Zoltan continues: ‘And there are three levels in the Roma Church. First, those who mix Romanian and Romani: they speak Romanian and read the Bible in Romanian, although they speak Romani in church. Second, those who speak Romani in the family, on the streets, in the shops, everywhere, but use the Romanian Bible in church. Some preach in Romani. When they say something in Romanian and the people don’t understand they translate straight away into Romani. Third, those who use only Romanian in the church; everywhere else they speak in Romani, but the official language of the church is Romanian and so they follow this.

‘The best situation, of course, is when they are all using Romani as a mother tongue everywhere. We have been in churches where they do everything in Romani, except the Bible reading, which makes everything difficult and less understandable.’

That is where the Standard Romani Bible would make such a huge difference: suddenly, the Roma people would be able to do EVERYTHING in church in Romani, and thus fully grasp what they are hearing and reading.

Nicolai, a Roma mission worker and member of the translation committee, says:

‘When I preach in Romani the people say the words come out differently. They say, “Our pastor is Romanian but I understand you differently: why, what’s the secret? Because you speak to our heart, you speak heart to heart.” They listen to you with a different sort of attention – because you are speaking to them in their own language. It is the best!’

Assessing the appetite

It’s into this situation that the Standard Romani Bible translation team has stepped.

Crucially, the Bible translation team is made up of people from different denominations and represents different Romani dialects – thus embodying the vision of the project.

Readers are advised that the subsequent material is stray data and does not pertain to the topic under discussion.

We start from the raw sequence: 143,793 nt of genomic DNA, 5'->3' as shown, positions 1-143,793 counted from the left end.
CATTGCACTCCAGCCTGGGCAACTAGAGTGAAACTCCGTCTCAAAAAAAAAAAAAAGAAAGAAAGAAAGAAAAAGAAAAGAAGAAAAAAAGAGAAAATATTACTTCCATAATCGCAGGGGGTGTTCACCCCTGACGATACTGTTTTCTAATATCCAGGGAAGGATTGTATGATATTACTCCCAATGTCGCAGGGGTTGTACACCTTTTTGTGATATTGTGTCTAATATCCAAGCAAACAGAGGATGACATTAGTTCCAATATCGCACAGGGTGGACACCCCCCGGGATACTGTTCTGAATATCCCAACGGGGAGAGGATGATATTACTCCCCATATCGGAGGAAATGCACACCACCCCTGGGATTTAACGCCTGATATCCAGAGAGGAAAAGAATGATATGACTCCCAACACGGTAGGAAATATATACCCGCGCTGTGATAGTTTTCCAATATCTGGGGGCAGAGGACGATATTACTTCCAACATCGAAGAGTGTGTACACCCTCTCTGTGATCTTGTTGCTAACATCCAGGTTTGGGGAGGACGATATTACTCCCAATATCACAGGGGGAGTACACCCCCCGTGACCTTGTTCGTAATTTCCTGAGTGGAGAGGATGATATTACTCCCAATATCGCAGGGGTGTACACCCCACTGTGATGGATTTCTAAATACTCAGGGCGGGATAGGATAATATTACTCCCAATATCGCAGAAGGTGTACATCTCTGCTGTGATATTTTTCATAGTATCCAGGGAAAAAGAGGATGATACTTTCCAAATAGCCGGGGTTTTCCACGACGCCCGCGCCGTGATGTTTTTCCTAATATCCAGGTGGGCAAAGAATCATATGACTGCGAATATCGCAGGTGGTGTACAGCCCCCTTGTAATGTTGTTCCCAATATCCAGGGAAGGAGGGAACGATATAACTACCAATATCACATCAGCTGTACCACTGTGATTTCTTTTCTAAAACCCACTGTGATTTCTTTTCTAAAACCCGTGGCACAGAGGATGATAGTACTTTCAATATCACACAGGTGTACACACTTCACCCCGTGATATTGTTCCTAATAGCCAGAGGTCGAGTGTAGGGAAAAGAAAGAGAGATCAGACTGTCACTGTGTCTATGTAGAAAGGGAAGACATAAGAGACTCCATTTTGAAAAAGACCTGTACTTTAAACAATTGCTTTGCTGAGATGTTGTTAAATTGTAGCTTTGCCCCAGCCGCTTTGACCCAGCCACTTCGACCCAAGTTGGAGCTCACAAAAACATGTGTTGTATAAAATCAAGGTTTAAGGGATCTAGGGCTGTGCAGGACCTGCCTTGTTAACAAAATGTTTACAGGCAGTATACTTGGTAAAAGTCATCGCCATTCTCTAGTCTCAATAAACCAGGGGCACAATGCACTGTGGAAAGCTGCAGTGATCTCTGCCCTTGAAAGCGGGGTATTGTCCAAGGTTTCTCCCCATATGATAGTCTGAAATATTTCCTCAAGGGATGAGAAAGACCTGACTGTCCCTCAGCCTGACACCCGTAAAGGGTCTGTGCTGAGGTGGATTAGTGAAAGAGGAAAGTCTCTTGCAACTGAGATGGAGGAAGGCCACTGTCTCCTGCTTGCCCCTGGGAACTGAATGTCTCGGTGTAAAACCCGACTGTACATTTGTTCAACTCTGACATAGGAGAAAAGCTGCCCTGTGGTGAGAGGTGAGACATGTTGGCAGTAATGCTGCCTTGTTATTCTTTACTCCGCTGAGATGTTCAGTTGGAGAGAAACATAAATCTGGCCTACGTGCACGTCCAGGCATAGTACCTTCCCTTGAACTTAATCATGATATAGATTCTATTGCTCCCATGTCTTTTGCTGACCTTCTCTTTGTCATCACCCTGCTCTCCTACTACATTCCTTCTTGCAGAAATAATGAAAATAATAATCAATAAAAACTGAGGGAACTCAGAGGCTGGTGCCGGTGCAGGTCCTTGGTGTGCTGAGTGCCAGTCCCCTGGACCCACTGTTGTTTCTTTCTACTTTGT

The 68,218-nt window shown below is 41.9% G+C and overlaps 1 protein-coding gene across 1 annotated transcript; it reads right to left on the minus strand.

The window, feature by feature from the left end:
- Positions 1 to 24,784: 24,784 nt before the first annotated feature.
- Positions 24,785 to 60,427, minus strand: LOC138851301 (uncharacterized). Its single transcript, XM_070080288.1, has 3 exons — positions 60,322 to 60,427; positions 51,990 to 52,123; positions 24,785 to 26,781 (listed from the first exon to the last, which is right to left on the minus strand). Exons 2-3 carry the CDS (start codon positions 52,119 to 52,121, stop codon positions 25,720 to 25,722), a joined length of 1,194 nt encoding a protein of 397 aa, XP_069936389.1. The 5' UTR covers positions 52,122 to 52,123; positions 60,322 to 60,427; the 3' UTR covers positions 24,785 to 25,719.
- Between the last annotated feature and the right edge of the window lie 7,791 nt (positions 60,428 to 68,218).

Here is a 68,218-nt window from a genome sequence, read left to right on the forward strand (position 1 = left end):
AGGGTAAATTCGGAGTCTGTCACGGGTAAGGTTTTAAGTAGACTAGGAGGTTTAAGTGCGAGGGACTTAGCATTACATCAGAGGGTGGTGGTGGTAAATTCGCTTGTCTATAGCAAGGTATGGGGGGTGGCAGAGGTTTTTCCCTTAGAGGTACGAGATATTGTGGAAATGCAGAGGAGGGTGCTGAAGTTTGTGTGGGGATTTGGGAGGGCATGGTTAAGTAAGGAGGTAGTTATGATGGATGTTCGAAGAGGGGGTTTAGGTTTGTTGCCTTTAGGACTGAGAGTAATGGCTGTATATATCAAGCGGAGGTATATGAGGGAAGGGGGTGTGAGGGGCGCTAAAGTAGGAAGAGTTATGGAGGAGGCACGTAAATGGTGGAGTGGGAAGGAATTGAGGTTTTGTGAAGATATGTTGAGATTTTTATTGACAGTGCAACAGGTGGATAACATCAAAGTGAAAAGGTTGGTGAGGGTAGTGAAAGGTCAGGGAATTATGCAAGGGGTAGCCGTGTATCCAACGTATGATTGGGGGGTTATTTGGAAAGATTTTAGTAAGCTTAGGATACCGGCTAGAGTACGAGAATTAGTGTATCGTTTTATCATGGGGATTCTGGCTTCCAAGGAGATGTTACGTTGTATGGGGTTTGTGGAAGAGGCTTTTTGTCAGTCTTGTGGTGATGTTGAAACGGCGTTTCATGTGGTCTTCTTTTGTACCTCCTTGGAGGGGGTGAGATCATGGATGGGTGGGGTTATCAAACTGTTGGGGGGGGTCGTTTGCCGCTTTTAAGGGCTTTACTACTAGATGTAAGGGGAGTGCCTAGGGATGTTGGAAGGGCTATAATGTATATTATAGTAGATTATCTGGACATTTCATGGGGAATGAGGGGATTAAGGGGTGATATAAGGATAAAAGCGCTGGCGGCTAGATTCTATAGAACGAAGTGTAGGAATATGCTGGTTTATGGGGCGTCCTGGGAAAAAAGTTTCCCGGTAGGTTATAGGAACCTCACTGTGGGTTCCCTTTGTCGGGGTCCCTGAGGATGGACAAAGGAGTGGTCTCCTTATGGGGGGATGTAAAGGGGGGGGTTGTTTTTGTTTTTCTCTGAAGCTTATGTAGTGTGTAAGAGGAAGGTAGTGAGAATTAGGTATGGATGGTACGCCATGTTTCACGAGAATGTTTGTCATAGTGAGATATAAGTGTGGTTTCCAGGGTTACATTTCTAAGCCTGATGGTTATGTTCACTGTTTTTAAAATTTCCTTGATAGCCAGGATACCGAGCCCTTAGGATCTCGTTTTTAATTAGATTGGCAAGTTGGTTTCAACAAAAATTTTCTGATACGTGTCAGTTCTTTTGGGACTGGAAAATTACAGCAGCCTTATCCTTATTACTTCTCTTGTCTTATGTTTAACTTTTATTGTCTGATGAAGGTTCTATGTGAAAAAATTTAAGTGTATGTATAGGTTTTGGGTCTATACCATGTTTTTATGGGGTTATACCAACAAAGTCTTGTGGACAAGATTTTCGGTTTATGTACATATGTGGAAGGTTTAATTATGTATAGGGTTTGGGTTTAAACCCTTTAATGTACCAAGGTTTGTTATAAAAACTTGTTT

One of the first things the team did was to go into different Roma communities where different dialects are spoken, and assess the appetite for a Standard Romani Bible. These communities expressed great interest.

One pastor said:

‘These people are doing God’s work, they are translating the Bible into our language. Let’s help them.’

Image of Wycliffe Romania worker Zoltan presenting a booklet with the Standard Romani translation of John 18–21 to a Roma church in Romania Zoltan presenting a booklet with the Standard Romani translation of John 18–21 to a Roma church in Romania

And a church member commented: ‘I would stay with these people all day and every day to learn Romani words and to read the Scripture in my language and the language of my parents.’

The churches suggested translating the book of John as a test. So the translation team started work on John.

Zoltan says: ‘I visited one church to present the passages of John that the team had translated into Standard Romani, to see how the community got on with the translation. I was sitting there and they did everything – they read the questions and got answers from the church, they preached using it, and so on. It was very exciting to see.’

It’s early days in the translation process, with the Gospel of John nearing completion. But already its impact is being felt. One elderly woman, on hearing the Scriptures being read in Roma on a phone, said:

‘I cannot believe I have lived to hear the Bible played in my own language!’

As Roma people hear and read the word of God in the Romani language, as the translation becomes more widely known and used more broadly in churches, so the Roma people will be able to understand the good news of Jesus in a way they never have before, and see transformation come to their communities.


Watch out for further stories about the Standard Romani translation in the coming months, including in our Words for Life magazine.

You can find out more about the UNESCO World Day of Romani Language here.

Story by: Jeremy Weightman

Date: 04/11/2022